Randomness Guide to London - Differences between Version 4 and Version 3 of Cambridge, WC2H 0DP
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category='Good Beer Guide 2012,Nicholson's,Pub Food,Pubs,Real Ale'
category='Food Served Evenings,Food Served Lunchtimes,Good Beer Guide 2012,Nicholson's,Pubs,Real Ale'
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Nicholson's pub on Charing Cross Road.
Given its location in the heart of the touristy West End (and very near to several large theatres), this is a particularly small pub, with just six small tables (and one slightly larger) with red leather banquettes along the front wall under the windows. There are three more high tables with stools in the middle of the room, and a couple more stools at the side, but at busy times of day this is likely to get packed very quickly. The ground floor also features some interesting tiling on the ceiling.
Upstairs is a dining room called the "Four Seasons", only slightly smaller than the downstairs room (and with its own smaller bar). However, this is clearly set out for dining and a sign warns drinkers that the room is only for those eating.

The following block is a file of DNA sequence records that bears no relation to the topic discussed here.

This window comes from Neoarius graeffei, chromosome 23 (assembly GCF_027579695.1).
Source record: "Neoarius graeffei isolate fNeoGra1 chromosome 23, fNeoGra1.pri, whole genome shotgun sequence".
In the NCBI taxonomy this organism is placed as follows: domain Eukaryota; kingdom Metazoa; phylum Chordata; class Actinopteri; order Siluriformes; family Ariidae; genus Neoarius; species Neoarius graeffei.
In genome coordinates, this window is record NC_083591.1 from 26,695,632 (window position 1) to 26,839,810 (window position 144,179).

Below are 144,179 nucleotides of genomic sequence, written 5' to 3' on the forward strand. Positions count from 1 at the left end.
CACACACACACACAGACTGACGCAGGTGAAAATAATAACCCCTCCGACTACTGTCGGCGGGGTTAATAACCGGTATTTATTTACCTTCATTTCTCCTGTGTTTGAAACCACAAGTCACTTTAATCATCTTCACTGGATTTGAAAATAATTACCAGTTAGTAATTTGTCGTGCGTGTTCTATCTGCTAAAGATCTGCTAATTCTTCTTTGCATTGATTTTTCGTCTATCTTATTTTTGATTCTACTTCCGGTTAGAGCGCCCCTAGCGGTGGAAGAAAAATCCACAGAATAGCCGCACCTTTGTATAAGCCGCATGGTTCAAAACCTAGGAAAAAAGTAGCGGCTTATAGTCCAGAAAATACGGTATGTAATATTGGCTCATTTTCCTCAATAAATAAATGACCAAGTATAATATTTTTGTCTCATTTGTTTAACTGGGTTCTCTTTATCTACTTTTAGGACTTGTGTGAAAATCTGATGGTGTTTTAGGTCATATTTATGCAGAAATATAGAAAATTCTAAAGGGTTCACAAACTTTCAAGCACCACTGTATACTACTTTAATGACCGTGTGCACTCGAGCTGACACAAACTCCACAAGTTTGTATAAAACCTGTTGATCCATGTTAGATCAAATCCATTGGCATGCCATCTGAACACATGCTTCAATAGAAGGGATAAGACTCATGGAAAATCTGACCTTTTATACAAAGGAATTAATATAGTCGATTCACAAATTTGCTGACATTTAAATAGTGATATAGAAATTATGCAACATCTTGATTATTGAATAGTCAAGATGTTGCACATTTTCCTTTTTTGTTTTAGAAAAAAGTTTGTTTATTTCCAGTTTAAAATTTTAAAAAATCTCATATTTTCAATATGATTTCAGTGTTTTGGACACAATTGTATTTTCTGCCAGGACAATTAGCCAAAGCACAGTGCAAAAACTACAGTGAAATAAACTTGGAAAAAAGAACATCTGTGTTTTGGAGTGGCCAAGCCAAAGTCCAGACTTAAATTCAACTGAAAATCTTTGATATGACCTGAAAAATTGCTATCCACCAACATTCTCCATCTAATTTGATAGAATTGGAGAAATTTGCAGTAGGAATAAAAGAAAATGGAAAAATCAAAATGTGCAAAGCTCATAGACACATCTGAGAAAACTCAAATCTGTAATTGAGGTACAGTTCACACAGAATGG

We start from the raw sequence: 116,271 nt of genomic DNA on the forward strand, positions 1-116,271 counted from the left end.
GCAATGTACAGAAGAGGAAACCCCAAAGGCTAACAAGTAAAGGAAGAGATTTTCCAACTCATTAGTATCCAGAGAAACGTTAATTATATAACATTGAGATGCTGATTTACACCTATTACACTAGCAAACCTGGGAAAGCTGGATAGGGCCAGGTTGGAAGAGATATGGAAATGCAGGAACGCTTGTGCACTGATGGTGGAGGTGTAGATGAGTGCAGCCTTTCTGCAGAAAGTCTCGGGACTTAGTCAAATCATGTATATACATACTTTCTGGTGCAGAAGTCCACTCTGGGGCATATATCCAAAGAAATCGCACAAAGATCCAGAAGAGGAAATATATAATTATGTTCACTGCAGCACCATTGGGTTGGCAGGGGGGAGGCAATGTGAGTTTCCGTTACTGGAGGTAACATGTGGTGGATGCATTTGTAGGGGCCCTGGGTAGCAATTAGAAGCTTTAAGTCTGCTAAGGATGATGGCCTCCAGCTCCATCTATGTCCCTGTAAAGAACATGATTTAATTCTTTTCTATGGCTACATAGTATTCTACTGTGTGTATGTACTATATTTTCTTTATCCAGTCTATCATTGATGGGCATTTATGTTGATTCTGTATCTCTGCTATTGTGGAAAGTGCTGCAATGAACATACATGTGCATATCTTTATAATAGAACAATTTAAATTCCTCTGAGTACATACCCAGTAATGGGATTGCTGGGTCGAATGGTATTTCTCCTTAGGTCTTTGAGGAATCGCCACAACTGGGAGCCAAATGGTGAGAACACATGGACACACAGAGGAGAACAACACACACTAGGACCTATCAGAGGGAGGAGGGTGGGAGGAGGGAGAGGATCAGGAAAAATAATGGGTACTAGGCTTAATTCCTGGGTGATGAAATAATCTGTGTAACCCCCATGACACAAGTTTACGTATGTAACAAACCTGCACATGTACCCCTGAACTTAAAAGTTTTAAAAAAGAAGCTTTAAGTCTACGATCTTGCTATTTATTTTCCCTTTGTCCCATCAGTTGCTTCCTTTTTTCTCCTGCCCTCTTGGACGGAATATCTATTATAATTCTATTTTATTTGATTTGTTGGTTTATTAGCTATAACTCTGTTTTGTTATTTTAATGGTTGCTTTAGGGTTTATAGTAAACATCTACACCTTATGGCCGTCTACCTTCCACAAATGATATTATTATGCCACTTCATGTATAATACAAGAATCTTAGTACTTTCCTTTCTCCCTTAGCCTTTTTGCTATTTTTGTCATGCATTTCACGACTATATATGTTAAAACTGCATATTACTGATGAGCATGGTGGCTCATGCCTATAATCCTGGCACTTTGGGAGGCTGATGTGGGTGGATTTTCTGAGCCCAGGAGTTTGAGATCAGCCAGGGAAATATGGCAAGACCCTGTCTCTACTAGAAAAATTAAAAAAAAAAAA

When Ewan and Kake visited on a Monday early afternoon in September 2011, there were about half a dozen other people in, some eating a late lunch, others just drinking. Music was playing quietly, punctuated by sirens from the busy roads just outside.
The main ground-floor bar has seven handpulls for ale. The three regulars are Doom Bar, London Pride and Tribute, leaving room for four guests. On our September 2011 visit, the guests were Thornbridge Jaipur, Leeds Monsoon, Moor Black Illusion IPA, and one other which wasn't on yet (a sign behind the bar lists the upcoming guest ales). Two half-pints of the Moor guest ale came to £3.70, and were well-kept. There were also some interesting keg beers, including Suffolk Blonde, Kozel, Aspall cider and others.
According to the Nicholson's website as of September 2011, food is served 10am-10pm Mon-Sun.
Accessibility: No step to get in, just a small ridge. Toilets are up a flight of stairs with a handrail all the way up on one side and most of the way up on the other. Both the ladies' and the gents' are quite cramped.
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